Red Hat Bugzilla – Bug 160214
bash segmentation fault on huge globs
Last modified: 2014-01-12 19:06:25 EST
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Description of problem:
Bash version 3.0 and 2.05b use alloca() to store the linked list structure that includes pointers to the malloc()ed strings of filenames that match a globbing pattern. Since alloca() makes an unchecked allocation of stack memory, this can cause a stack overflow. While version 3.0 includes a null check on the returned pointer, this check doesn't actually check for a failed allocation, since alloca() won't return null even if it overflows the stack. While both versions return the expected "Argument list too long" error for large globs, they overflow the stack and segfault before hitting this check for extremely large globs. The size of the glob required to trigger the overflow is version-dependent, and probably architecture-dependent due to how alloca() is compiled. Adjusting the stack size from the ulimit default of 10MB will change the number of glob matches required to trigger a segfault. On my testing on RHEL 4 x86, the number is around 380,000. On RHEL 3 x86 (bash 2.05b) the number is around 600,000-700,000.
Version-Release number of selected component (if applicable):
Steps to Reproduce:
1. for i in `seq 1 400000`; do touch $i; done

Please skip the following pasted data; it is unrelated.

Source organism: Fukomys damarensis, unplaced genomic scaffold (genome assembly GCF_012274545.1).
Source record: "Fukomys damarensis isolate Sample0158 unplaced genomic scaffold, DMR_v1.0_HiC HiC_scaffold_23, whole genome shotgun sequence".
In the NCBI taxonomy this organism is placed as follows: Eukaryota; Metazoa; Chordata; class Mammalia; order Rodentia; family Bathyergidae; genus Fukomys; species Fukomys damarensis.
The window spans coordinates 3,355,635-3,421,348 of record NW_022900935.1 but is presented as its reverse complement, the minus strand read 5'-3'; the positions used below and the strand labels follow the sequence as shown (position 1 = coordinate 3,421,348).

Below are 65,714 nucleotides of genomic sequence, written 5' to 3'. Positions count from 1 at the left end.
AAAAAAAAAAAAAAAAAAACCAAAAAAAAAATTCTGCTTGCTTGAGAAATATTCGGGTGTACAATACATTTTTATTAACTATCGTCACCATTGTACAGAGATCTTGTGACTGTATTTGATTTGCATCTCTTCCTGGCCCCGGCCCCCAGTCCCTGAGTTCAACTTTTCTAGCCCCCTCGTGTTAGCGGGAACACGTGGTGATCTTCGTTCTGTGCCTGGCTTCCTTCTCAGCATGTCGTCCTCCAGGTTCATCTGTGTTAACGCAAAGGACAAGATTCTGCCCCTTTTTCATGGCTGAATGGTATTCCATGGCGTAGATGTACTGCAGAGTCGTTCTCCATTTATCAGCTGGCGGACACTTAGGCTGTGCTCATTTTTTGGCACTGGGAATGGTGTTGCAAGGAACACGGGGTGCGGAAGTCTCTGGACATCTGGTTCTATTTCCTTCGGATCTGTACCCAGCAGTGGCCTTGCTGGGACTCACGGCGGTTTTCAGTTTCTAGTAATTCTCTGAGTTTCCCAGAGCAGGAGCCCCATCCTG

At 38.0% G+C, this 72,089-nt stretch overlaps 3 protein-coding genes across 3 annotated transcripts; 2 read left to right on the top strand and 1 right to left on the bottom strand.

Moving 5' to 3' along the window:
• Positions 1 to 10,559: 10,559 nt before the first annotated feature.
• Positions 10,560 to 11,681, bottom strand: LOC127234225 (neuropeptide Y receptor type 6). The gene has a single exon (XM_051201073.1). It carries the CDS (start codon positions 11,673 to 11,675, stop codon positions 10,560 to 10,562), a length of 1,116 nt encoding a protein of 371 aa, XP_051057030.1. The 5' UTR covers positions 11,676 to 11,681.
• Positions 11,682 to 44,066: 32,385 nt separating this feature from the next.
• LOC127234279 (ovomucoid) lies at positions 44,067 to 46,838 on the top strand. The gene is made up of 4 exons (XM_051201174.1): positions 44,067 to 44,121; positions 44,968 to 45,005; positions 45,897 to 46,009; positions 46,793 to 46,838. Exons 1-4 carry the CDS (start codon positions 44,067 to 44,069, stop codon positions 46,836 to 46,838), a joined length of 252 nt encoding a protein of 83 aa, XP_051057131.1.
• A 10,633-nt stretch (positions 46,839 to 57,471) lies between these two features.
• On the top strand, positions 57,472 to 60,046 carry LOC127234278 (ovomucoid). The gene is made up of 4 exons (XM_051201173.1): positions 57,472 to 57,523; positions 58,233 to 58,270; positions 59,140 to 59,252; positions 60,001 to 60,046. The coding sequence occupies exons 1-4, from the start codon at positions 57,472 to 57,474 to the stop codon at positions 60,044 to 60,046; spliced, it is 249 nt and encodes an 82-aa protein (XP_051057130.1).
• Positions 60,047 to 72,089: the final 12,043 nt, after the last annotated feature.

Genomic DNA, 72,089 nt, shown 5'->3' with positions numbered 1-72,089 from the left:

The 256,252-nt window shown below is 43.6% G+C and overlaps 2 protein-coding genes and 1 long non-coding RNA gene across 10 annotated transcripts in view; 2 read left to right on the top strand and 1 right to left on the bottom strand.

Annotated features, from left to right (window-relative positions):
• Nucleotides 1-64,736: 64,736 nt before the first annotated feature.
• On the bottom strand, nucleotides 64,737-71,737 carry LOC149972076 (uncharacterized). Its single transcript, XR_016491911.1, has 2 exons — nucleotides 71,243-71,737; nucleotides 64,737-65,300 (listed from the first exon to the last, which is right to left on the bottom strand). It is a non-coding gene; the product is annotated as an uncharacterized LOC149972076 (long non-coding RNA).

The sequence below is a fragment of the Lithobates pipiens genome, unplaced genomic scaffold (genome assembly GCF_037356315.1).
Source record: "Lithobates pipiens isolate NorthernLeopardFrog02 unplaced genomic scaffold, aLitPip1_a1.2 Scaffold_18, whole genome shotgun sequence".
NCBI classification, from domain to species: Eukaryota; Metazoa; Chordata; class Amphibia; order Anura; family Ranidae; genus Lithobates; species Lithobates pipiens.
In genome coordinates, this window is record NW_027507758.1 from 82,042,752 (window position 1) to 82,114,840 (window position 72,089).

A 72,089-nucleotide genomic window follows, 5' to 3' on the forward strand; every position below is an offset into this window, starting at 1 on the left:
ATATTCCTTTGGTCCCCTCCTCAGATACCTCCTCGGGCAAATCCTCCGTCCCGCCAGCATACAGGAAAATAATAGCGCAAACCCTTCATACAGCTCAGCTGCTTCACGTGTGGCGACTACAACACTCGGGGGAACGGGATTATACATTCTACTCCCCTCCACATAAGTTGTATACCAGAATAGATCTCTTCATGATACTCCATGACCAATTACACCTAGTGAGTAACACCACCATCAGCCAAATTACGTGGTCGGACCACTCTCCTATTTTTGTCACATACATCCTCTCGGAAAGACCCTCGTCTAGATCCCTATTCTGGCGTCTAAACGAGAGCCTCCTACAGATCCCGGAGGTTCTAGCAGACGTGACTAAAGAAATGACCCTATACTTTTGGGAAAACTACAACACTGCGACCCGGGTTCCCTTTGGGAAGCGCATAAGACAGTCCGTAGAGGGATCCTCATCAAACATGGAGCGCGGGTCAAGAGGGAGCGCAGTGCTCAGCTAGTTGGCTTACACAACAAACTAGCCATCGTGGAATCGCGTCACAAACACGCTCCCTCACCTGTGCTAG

2. rm *
Actual Results: Bash exited on signal 11.
Expected Results: Bash should have said "Argument list too long."
This bug probably affects all recent versions of GNU Bash on all architectures and distributions. It does not seem to affect ksh, tcsh, or zsh.
The bug could be mitigated by calculating command line length during the matching process, but using a more intelligent memory allocation scheme would probably be no more work. While alloca() is ostensibly faster, the overhead it introduces and the inherent wastefulness of allocating a linked list one node at a time in a manner guaranteed to be sequential in memory probably eliminates any such benefit in the cases where it will take long enough for performance to be noticeable.
It's worth noting that setting 'ulimit -s unlimited' makes this issue go away.
I do admit this probably isn't proper behavior though.
*** This bug has been marked as a duplicate of 221381 ***